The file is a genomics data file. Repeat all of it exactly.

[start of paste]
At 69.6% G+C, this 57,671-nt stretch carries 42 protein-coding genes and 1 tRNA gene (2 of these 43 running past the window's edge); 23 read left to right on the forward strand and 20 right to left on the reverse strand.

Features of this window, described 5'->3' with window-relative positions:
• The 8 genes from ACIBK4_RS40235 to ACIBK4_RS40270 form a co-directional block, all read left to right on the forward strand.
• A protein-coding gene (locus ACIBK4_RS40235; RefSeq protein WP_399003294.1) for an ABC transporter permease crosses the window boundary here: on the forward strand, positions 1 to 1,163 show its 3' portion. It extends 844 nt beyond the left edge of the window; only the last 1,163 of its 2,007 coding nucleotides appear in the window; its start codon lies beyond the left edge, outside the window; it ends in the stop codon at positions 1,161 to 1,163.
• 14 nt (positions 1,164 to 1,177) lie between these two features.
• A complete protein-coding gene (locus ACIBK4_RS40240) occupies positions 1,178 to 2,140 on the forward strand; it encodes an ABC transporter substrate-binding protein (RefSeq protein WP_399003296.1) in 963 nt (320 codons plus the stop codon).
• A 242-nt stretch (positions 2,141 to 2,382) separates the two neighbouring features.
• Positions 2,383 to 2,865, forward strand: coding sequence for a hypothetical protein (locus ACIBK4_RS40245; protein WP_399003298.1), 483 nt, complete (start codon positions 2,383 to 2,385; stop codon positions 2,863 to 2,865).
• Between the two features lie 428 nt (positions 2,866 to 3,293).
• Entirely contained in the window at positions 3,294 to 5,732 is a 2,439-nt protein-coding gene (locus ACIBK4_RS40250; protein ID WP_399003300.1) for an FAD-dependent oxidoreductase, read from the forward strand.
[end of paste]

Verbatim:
At 69.6% G+C, this 57,671-nt stretch carries 42 protein-coding genes and 1 tRNA gene (2 of these 43 running past the window's edge); 23 read left to right on the forward strand and 20 right to left on the reverse strand.

Features of this window, described 5'->3' with window-relative positions:
• The 8 genes from ACIBK4_RS40235 to ACIBK4_RS40270 form a co-directional block, all read left to right on the forward strand.
• A protein-coding gene (locus ACIBK4_RS40235; RefSeq protein WP_399003294.1) for an ABC transporter permease crosses the window boundary here: on the forward strand, positions 1 to 1,163 show its 3' portion. It extends 844 nt beyond the left edge of the window; only the last 1,163 of its 2,007 coding nucleotides appear in the window; its start codon lies beyond the left edge, outside the window; it ends in the stop codon at positions 1,161 to 1,163.
• 14 nt (positions 1,164 to 1,177) lie between these two features.
• A complete protein-coding gene (locus ACIBK4_RS40240) occupies positions 1,178 to 2,140 on the forward strand; it encodes an ABC transporter substrate-binding protein (RefSeq protein WP_399003296.1) in 963 nt (320 codons plus the stop codon).
• A 242-nt stretch (positions 2,141 to 2,382) separates the two neighbouring features.
• Positions 2,383 to 2,865, forward strand: coding sequence for a hypothetical protein (locus ACIBK4_RS40245; protein WP_399003298.1), 483 nt, complete (start codon positions 2,383 to 2,385; stop codon positions 2,863 to 2,865).
• Between the two features lie 428 nt (positions 2,866 to 3,293).
• Entirely contained in the window at positions 3,294 to 5,732 is a 2,439-nt protein-coding gene (locus ACIBK4_RS40250; protein ID WP_399003300.1) for an FAD-dependent oxidoreductase, read from the forward strand.